I’m wishing you well in your healing journey!

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  2. kkate77 says:

    Thanks so much for the reply. Yes, I’d like to avoid the pharmaceuticals. I just ordered Iberogast and will give it a go as I work on addressing the root cause. My ND closes my ICV each time I visit her and from experiencing what she does, I *think* I am closing it when I try the same at home. But I’m eagerly looking forward to anything you dig up on how to accurately learn how to do that. Besides gargling, gagging, and CE, have you come across any other methods of stimulating the vagus nerve/HPA? One thing I’ve recently stumbled across is the use of a power plate. It’s a piece of exercise equipment that you stand, lunge, plank, etc. on. It vibrates at super high frequency causing your body to have to work harder in a shorter amount of time. But a trainer I know who is certified in using power plates has seen HPA improvement in his clients who suffer with dysfunction simply through use of the power plate. I have to do more digging on this one, but pursuing strengthening vagal tone and HPA intuitively feels right as I march down this healing path. Anyway, thanks again for replying. Appreciate your time! Best, Kim

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    • Interesting about that power plate!!! I will have to look into that. I know that yoga and meditation are good additions to help lower stress and stimulate the vagus. I also know that singing and humming can help stimulate it…so I tend to sing loud and proud in the shower or whenever I am in my car hahaha! Best of luck Kim!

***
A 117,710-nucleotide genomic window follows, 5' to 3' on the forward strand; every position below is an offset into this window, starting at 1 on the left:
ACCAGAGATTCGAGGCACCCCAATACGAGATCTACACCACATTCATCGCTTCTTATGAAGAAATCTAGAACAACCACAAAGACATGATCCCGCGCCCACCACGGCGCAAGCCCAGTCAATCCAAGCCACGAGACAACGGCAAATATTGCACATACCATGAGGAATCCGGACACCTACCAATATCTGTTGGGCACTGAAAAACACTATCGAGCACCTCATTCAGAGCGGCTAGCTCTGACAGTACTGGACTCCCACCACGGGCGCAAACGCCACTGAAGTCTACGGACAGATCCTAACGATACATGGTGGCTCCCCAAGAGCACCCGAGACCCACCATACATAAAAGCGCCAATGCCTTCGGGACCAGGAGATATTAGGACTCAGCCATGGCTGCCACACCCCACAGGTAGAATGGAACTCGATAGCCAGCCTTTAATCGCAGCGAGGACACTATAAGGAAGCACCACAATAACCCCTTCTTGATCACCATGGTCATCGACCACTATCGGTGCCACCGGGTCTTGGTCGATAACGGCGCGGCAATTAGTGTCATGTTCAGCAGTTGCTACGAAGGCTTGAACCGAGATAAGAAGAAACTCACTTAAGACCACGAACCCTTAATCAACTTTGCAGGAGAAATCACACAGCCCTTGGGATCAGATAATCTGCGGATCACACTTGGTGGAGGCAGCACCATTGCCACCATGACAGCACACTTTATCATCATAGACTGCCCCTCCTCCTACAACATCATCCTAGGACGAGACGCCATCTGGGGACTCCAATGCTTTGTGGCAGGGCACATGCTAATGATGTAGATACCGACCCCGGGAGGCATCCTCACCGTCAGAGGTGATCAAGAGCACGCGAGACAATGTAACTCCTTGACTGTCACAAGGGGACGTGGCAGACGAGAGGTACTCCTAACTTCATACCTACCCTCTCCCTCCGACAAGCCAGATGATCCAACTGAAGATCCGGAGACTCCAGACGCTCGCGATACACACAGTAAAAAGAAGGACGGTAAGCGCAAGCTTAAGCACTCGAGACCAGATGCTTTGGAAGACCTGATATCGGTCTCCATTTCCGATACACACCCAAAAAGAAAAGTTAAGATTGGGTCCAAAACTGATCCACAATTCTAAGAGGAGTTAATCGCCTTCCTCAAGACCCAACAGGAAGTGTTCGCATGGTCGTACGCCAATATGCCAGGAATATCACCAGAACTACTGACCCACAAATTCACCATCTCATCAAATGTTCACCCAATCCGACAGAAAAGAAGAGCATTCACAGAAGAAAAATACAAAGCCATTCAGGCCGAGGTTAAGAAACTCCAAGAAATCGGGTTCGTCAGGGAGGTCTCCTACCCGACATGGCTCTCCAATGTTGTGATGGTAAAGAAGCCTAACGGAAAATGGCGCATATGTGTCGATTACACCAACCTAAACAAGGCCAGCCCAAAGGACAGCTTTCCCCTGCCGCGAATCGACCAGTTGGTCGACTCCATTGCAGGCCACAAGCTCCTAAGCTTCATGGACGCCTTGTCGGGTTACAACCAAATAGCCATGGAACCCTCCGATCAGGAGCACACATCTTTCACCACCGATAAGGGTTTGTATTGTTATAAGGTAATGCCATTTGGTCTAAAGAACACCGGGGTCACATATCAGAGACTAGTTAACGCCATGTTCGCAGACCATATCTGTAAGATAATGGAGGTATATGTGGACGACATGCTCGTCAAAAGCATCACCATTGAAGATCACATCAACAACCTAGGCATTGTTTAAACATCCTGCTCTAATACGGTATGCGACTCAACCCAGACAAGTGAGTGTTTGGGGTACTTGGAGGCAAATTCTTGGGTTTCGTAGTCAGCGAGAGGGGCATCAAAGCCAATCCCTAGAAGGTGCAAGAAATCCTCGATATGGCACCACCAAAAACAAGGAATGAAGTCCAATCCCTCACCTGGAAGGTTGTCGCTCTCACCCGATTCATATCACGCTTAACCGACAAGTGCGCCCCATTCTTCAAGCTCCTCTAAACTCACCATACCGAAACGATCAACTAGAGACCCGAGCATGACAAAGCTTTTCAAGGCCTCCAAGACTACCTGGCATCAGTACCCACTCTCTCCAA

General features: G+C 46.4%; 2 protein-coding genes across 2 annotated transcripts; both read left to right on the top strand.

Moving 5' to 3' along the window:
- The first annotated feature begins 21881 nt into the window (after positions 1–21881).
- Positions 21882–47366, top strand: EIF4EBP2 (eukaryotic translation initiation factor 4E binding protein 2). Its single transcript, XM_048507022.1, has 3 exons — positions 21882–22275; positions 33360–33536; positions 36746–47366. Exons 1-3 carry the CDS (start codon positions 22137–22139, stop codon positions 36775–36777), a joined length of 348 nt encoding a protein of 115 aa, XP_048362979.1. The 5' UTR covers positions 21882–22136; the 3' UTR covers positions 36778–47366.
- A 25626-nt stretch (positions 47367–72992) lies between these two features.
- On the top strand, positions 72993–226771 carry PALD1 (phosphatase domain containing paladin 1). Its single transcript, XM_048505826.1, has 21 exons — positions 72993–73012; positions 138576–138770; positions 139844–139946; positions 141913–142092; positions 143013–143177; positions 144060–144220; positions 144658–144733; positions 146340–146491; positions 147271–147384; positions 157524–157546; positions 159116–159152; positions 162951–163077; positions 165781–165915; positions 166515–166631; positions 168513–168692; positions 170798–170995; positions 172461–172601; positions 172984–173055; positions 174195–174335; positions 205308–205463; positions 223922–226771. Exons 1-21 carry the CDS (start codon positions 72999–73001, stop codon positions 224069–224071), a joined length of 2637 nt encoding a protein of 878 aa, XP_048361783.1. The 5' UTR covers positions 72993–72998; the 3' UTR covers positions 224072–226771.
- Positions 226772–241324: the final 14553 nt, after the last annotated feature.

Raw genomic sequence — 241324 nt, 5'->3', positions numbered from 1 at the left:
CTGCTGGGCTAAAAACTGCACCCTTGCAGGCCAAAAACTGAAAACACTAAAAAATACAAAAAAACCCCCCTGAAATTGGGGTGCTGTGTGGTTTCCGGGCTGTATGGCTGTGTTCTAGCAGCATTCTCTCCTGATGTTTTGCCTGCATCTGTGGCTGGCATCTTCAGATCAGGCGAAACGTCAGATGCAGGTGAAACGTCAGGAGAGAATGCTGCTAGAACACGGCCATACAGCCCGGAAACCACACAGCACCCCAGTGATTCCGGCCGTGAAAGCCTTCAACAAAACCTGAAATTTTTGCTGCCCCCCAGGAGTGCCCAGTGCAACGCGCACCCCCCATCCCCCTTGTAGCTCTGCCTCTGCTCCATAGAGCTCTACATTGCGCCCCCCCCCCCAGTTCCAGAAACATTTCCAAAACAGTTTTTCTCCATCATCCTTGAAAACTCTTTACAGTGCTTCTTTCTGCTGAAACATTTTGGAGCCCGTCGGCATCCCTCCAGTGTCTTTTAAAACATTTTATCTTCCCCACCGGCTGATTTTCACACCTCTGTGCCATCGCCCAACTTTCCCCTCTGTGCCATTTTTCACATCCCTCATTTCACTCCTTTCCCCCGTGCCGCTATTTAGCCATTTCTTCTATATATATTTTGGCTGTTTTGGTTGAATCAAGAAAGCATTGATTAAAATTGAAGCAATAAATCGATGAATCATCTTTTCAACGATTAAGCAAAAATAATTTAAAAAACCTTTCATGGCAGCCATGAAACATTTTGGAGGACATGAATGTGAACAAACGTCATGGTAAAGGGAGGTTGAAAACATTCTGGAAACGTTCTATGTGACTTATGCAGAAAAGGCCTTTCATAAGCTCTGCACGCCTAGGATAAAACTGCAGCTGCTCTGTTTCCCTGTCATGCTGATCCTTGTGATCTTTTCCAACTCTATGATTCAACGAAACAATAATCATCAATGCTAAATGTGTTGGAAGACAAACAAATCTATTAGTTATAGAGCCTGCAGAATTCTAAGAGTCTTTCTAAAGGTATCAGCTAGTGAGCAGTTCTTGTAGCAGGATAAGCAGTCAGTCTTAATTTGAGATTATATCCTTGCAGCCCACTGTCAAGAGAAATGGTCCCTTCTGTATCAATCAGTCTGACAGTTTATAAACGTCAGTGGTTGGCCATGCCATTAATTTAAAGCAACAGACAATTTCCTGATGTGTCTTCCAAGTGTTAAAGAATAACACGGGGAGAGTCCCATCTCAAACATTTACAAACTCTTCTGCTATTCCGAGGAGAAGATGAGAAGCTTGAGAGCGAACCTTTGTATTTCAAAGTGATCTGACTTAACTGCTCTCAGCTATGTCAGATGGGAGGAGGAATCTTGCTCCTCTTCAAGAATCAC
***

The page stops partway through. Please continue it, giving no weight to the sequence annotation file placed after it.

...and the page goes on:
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  3. RelapseQueen says:

    I couldn’t agree more! I first received my SIBO Dx in 2011. Here I am commenting in 2017 because it shouldn’t be a Dx, but a symptom of some other issue that allowed/caused SIBO to happen. I cannot get anyone to address the underlying cause (which I believe is motility/damaged MMC, I even has delayed gastric emptying so motility makes sense) or help me with prokinetics… and I have paid out of pocket, flown across the country, seen naturopaths and functional medicine physicians, attended the SIBO symposium… It is so frustrating to constantly relapse. Have found more information that might help me since writing this? I am working on vagus stimulation. I don’t notice a difference. Thank you in advance for any further information.

    Liked by 1 person

  4. Moni says:

    I think I have SIBO after repeated antibiotics my symptoms are bloating, gas , burping after any food , loose stools every day 3 months after finished antibiotics , I have been on continuous good quality probiotics since the last day of the antibiotics, but despite that I still continue to have that symptoms, I also lost 10 pounds, I just started FODMAPS diet , but I don’t see much improvement, I also doubled the probiotic dose thinking it will help.Can you please tell me what kind of symptoms you had when you were diagnosed and what is the best
    Probiotics to use , I’m taking Symprove which is refrigerated cultures of L rhamnosus,E faecium ,L plantarum,L acidophilus, I’m also considering stopping the probiotics to see if there is any improvement since I know some people don’t recommend them with SIBO , I just don’t know what to do , I’m so fed up with doctors that I just don’t want to even go and see any at the moment and thinking I just want to treat myself by trying different options, please advise, how you feeling now , have you got any improvement..?